Despite this progress, many cancer diseases do not have effective treatments yet. Recently, precision medicine has been used by clinicians to take all kinds of decisions regarding the patient management and therapeutic treatments (Huang et al., 2016). In particular, prognostic biomarkers have been used for more effective selection of patient subgroups with different therapeutic strategies. In the recent past, inference was carried out by looking at a specific omic type, such as gene expression or DNA structural variations, etc. Nowadays, it is clear that multi-omic data integration is becoming necessary to investigate the genomic mechanisms involved in complex diseases (Angelini and Costa, 2014). From a statistical point of view, one of the most important challenges in integrating multi-omic profiles is to cope with the high-dimensionality of the data. To overcome this issue and optimize model predictions, innovative statistical approaches have been developed (Pineda et al., 2015). Indeed, taking more levels into account increases the dimensionality of the problem and requires additional steps for data compatibility, normalization, correction and integration (Ritchie et al., 2015; Bersanelli et al., 2016).

To reduce dimensionality from a high to a moderate scale, one can use feature screening by ranking the significant genes based on their marginal associations with the outcome variable and removing unimportant genes from the bottom of an ordered list. Feature screening techniques in ultrahigh-dimensional data analysis were introduced in Fan and Lv (2008), where the sure independence screening (SIS) and the SIS screening were proposed when the data come from an ordinary linear model with normal errors. Then, such techniques were extended to generalized linear models (Fan et al., 2009, 2010b). Nonparametric independence screening in sparse ultrahigh-dimensional additive models was presented in Fan et al. (2011). In that article, the authors suggested estimating the nonparametric components marginally with spline approximation, and ranking the importance of predictors using the magnitude of nonparametric components. A sure independent ranking and screening (SIRS) procedure to screen significant predictors in multi-index models was proposed in Zhu et al. (2011). The authors showed that under the assumption of linearity on the predictor vector, the SIRS satisfies the ranking consistency property. Finally, a sure screening procedure for Cox's proportional hazards model was presented in Fan et al. (2010a), Zhao and Li (2012) and Song et al. (2014) in order to understand the association between genomic information and survival information on oncological patients. In this work, we present three screening inspired approaches that turn out to be useful in reducing the dimensionality of the data.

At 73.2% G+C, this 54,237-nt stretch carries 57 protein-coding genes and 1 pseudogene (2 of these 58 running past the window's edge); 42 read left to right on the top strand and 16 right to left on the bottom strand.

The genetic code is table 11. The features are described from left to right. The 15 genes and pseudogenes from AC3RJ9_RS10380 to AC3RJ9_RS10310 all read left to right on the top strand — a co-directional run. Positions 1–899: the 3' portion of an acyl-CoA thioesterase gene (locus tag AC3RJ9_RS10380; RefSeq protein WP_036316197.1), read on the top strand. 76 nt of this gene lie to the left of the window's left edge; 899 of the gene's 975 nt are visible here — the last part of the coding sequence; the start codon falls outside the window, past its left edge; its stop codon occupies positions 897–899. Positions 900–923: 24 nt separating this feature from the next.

Nevertheless, when the number of variables (i.e., genes or genomic features) *p* is much larger than the observations (i.e., patients) *n* (*p* ≫ *n*), the Cox model (Cox, 1972) cannot be applied directly. Therefore, alternative methods combining penalized Cox regression models and variable selection have been developed. Those methods include ℓ_{1} and ℓ_{2} norms (Zou and Hastie, 2005; Simon et al., 2011; Wu, 2012), the SCAD (Fan and Li, 2001), the adaptive Lasso (Zou, 2006) and the Dantzig selector (Candes and Tao, 2007) which have been proposed to infer parameters in order to further reduce the feature space and to impose sparsity on the solutions. Such penalized approaches improve prediction capabilities and interpretability of results when a large number of variables is present. Similar approaches might also be used when there exist an underlying structure on the gene/feature space, for example to account for gene regulatory mechanisms or patterns of co-expressions. In this framework, the correlation structure can be specified as constraints to the Cox model (Zhang et al., 2013; Fröhlich, 2014; Gong et al., 2014; Sun et al., 2014). Therefore, the regulatory genomic information is encoded by a network, where genes are depicted as nodes and their pair-wise relations as edges connecting two nodes. The network is converted in a Laplacian matrix and is used as penalty in the Cox regression models. In particular, the network can represent different types of relationships such as gene expression correlations, KEGG pathways information, functional interaction networks or Protein-Protein Interaction networks. Generally, the Cox regression models built on biological networks are called “network-based Cox regression models”. For instance, a comprehensive overview of computational methods used for biomarkers identification, including rank-based feature selection methods and major network methodologies used in system biology was performed in Guo and Wan (2014).